Anyway the plaintiff’s argument has no merit. The Internal Revenue Code does not require that the defined benefit be fixed, but only that it be determinable according to criteria specified in advance that do not permit the plan to play favorites. 26 U.S.C. sec. 401(a)(25); 26 C.F.R. sec. 1.401-1(b)(1)(i). Since it is the participant’s choice when to liquidate the defined contribution plan, the deferral option is not a form of favoritism.


We take it that the appeal from the denial of class certification was intended to be conditional on the plaintiff’s prevailing on the merits, since otherwise class certification could only hurt the class. See Aiello v. Providian Financial Corp., 239 F.3d 876, 881 (7th Cir.2001); Amati v. City of Woodstock, 176 F.3d 952, 957 (7th Cir. 1999). The defendants could have pressed for certification on their own, to maximize the value of their prevailing, but they have not done so, and it is too late for them to try.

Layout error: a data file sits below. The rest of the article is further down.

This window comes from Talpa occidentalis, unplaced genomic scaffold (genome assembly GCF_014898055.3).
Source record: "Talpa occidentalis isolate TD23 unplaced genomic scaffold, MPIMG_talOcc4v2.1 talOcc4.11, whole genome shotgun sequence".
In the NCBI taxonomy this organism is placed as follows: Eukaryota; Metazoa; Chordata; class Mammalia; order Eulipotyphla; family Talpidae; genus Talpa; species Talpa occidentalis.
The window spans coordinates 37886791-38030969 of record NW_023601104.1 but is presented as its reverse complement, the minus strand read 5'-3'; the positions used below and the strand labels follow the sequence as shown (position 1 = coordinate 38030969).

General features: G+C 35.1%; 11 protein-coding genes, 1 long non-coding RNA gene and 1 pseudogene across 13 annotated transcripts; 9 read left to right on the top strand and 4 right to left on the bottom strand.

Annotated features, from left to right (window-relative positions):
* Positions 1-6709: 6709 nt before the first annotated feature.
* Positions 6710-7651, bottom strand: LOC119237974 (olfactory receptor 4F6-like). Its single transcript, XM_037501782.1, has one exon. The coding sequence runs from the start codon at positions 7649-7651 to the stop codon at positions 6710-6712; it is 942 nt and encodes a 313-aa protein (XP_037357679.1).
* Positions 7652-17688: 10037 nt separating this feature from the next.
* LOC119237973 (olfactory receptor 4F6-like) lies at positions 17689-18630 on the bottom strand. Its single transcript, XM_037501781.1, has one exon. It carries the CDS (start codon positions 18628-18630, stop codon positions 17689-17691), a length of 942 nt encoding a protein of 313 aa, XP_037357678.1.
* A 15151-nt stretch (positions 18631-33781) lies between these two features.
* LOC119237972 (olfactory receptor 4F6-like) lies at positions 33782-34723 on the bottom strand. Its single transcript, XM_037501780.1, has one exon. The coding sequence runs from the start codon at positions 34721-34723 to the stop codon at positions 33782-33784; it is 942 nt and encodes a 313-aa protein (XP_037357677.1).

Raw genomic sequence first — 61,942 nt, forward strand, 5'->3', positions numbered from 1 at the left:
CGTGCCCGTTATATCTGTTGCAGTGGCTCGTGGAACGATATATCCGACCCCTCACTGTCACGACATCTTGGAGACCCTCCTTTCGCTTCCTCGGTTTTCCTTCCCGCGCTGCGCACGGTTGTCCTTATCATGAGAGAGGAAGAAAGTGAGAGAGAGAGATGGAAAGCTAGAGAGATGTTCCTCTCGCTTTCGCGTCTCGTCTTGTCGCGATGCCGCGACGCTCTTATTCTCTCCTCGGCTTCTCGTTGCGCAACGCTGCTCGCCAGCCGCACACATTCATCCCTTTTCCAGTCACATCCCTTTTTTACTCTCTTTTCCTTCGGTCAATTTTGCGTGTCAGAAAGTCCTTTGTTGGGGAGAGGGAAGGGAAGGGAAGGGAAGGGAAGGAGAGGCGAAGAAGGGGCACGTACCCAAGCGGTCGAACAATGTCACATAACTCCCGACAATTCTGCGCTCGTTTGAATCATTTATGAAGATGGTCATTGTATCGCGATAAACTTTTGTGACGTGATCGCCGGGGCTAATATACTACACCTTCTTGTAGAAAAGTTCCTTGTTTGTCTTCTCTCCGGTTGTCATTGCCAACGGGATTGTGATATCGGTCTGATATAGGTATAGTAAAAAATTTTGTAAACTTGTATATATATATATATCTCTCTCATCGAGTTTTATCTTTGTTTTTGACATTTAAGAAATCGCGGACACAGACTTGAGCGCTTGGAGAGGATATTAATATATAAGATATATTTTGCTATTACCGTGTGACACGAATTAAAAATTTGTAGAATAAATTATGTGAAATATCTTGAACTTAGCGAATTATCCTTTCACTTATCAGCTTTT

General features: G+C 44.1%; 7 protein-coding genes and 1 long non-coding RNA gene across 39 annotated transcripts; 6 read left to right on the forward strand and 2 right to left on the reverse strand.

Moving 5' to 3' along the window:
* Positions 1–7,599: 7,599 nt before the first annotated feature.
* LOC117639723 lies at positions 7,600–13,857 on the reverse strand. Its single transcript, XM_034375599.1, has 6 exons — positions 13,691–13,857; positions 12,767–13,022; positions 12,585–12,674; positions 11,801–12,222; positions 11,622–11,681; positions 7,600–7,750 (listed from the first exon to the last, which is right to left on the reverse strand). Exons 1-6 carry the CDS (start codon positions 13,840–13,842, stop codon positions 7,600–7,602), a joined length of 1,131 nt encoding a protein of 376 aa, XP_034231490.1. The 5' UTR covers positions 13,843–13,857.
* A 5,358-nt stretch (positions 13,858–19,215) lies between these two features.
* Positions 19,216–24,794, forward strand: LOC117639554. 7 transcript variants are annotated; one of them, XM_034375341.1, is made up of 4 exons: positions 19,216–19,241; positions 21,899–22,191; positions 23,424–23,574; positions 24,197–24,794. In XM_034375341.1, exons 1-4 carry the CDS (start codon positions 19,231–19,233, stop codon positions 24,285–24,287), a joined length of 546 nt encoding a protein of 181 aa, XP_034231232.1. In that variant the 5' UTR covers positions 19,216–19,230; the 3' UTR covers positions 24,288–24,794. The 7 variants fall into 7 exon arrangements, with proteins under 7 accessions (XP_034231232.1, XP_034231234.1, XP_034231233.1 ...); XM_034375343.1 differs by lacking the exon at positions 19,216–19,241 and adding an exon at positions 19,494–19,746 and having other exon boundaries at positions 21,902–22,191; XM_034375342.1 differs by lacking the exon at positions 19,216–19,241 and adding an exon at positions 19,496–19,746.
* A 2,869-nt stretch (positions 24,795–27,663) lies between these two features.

At the plaintiff’s request, and without objection by the defendants, we hereby dismiss defendant LTV Steel Company, which has entered bankruptcy and is protected by the automatic stay (11 U.S.C. sec. 362) from the continued prosecution of this suit against it without the permission of the bankruptcy court.